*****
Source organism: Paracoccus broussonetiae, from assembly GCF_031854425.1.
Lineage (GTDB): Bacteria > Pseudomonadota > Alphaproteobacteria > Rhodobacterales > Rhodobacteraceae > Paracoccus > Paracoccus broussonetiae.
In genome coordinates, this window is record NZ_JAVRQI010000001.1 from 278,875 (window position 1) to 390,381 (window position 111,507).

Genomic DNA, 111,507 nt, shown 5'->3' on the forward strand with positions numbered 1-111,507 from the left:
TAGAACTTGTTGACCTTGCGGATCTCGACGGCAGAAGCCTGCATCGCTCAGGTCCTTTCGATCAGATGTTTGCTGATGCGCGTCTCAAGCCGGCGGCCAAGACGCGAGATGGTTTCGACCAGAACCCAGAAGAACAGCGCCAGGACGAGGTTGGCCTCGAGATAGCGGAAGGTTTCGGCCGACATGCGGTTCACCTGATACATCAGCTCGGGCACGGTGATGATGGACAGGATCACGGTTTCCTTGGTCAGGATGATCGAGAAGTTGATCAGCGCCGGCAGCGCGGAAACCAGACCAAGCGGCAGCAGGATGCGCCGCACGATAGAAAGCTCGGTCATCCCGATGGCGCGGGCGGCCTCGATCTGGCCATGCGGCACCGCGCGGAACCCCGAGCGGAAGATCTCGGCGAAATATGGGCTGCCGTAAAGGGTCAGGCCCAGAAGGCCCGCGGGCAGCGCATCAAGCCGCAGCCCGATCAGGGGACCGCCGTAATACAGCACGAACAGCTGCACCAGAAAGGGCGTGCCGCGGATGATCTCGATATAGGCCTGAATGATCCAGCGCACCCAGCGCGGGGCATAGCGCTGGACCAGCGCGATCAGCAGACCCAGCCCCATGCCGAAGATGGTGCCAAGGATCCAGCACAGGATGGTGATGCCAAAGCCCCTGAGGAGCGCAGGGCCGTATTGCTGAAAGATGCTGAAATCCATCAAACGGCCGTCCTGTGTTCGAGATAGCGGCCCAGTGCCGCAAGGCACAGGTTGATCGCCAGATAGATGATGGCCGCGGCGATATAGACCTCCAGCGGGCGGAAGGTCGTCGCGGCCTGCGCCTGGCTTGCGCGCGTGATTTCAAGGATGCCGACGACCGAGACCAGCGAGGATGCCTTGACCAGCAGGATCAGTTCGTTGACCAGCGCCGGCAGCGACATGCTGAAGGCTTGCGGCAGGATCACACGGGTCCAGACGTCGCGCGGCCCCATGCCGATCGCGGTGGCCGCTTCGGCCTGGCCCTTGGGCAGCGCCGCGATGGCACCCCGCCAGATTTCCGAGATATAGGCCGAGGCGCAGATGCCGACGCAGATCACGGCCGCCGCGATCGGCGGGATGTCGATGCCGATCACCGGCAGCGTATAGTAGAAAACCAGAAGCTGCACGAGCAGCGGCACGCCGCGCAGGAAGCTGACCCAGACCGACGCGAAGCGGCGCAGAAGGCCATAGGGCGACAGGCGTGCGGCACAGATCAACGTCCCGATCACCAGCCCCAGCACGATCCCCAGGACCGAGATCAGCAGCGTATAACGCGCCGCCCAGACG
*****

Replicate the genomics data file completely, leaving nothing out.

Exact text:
Source organism: Paracoccus broussonetiae, from assembly GCF_031854425.1.
Lineage (GTDB): Bacteria > Pseudomonadota > Alphaproteobacteria > Rhodobacterales > Rhodobacteraceae > Paracoccus > Paracoccus broussonetiae.
In genome coordinates, this window is record NZ_JAVRQI010000001.1 from 278,875 (window position 1) to 390,381 (window position 111,507).

Genomic DNA, 111,507 nt, shown 5'->3' on the forward strand with positions numbered 1-111,507 from the left:
TAGAACTTGTTGACCTTGCGGATCTCGACGGCAGAAGCCTGCATCGCTCAGGTCCTTTCGATCAGATGTTTGCTGATGCGCGTCTCAAGCCGGCGGCCAAGACGCGAGATGGTTTCGACCAGAACCCAGAAGAACAGCGCCAGGACGAGGTTGGCCTCGAGATAGCGGAAGGTTTCGGCCGACATGCGGTTCACCTGATACATCAGCTCGGGCACGGTGATGATGGACAGGATCACGGTTTCCTTGGTCAGGATGATCGAGAAGTTGATCAGCGCCGGCAGCGCGGAAACCAGACCAAGCGGCAGCAGGATGCGCCGCACGATAGAAAGCTCGGTCATCCCGATGGCGCGGGCGGCCTCGATCTGGCCATGCGGCACCGCGCGGAACCCCGAGCGGAAGATCTCGGCGAAATATGGGCTGCCGTAAAGGGTCAGGCCCAGAAGGCCCGCGGGCAGCGCATCAAGCCGCAGCCCGATCAGGGGACCGCCGTAATACAGCACGAACAGCTGCACCAGAAAGGGCGTGCCGCGGATGATCTCGATATAGGCCTGAATGATCCAGCGCACCCAGCGCGGGGCATAGCGCTGGACCAGCGCGATCAGCAGACCCAGCCCCATGCCGAAGATGGTGCCAAGGATCCAGCACAGGATGGTGATGCCAAAGCCCCTGAGGAGCGCAGGGCCGTATTGCTGAAAGATGCTGAAATCCATCAAACGGCCGTCCTGTGTTCGAGATAGCGGCCCAGTGCCGCAAGGCACAGGTTGATCGCCAGATAGATGATGGCCGCGGCGATATAGACCTCCAGCGGGCGGAAGGTCGTCGCGGCCTGCGCCTGGCTTGCGCGCGTGATTTCAAGGATGCCGACGACCGAGACCAGCGAGGATGCCTTGACCAGCAGGATCAGTTCGTTGACCAGCGCCGGCAGCGACATGCTGAAGGCTTGCGGCAGGATCACACGGGTCCAGACGTCGCGCGGCCCCATGCCGATCGCGGTGGCCGCTTCGGCCTGGCCCTTGGGCAGCGCCGCGATGGCACCCCGCCAGATTTCCGAGATATAGGCCGAGGCGCAGATGCCGACGCAGATCACGGCCGCCGCGATCGGCGGGATGTCGATGCCGATCACCGGCAGCGTATAGTAGAAAACCAGAAGCTGCACGAGCAGCGGCACGCCGCGCAGGAAGCTGACCCAGACCGACGCGAAGCGGCGCAGAAGGCCATAGGGCGACAGGCGTGCGGCACAGATCAACGTCCCGATCACCAGCCCCAGCACGATCCCCAGGACCGAGATCAGCAGCGTATAACGCGCCGCCCAGACG